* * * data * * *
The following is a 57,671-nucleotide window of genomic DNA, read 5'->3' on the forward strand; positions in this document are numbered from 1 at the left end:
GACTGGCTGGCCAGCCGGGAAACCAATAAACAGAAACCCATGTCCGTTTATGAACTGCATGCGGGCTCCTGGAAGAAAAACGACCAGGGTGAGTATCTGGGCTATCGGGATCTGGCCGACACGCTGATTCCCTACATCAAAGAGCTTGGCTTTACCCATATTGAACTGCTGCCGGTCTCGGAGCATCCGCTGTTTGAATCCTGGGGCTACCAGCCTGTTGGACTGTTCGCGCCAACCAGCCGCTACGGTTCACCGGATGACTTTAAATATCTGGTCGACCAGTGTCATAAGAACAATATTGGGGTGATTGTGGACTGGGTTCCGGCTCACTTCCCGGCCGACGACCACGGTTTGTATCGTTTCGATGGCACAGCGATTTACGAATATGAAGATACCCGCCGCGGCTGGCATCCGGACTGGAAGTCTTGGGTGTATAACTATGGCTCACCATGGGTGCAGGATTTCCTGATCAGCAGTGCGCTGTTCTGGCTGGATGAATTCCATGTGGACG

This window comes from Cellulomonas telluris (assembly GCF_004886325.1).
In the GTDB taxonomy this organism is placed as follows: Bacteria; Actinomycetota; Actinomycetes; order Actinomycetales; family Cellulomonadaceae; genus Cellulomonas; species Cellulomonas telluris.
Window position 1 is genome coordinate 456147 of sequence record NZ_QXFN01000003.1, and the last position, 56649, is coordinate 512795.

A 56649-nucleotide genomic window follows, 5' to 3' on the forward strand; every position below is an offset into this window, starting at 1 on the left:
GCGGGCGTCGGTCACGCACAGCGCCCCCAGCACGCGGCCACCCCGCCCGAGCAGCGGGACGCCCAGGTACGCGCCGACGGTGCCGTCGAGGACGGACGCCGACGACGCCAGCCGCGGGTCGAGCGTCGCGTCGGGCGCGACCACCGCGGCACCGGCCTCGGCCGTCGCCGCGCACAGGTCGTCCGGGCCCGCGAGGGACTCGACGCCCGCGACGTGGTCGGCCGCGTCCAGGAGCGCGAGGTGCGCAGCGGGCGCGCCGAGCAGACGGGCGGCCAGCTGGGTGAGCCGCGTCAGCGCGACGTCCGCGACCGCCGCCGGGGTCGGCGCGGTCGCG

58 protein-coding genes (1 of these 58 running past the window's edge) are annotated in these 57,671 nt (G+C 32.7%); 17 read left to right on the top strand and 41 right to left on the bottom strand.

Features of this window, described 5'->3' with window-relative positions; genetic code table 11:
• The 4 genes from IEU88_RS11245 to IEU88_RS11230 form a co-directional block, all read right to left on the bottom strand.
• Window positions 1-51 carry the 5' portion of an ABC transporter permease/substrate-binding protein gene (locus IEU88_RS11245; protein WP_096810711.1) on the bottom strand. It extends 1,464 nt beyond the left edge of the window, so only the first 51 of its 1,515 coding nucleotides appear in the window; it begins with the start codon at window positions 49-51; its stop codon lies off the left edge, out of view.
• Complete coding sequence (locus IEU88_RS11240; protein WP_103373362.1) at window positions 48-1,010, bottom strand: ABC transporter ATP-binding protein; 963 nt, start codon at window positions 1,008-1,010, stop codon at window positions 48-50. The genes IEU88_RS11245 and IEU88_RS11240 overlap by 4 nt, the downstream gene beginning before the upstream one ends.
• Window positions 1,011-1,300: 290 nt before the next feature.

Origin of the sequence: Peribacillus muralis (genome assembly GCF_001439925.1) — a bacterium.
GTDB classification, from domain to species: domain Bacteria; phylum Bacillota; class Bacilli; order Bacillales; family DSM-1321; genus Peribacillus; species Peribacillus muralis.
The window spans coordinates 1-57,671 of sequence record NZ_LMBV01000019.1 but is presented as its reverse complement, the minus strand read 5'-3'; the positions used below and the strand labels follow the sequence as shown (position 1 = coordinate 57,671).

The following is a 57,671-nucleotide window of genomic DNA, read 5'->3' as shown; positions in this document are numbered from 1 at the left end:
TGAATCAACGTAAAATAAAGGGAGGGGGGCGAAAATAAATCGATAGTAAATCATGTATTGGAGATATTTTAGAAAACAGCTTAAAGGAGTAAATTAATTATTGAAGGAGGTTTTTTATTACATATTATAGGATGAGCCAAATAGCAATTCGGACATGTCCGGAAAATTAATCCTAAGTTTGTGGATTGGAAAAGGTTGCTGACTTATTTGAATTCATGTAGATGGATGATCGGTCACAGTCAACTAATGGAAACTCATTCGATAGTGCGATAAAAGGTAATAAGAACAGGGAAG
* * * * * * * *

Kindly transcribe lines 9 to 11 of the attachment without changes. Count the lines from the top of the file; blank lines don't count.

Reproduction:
Features of this window, described 5'->3' with window-relative positions; genetic code table 11:
• The 4 genes from IEU88_RS11245 to IEU88_RS11230 form a co-directional block, all read right to left on the bottom strand.
• Window positions 1-51 carry the 5' portion of an ABC transporter permease/substrate-binding protein gene (locus IEU88_RS11245; protein WP_096810711.1) on the bottom strand. It extends 1,464 nt beyond the left edge of the window, so only the first 51 of its 1,515 coding nucleotides appear in the window; it begins with the start codon at window positions 49-51; its stop codon lies off the left edge, out of view.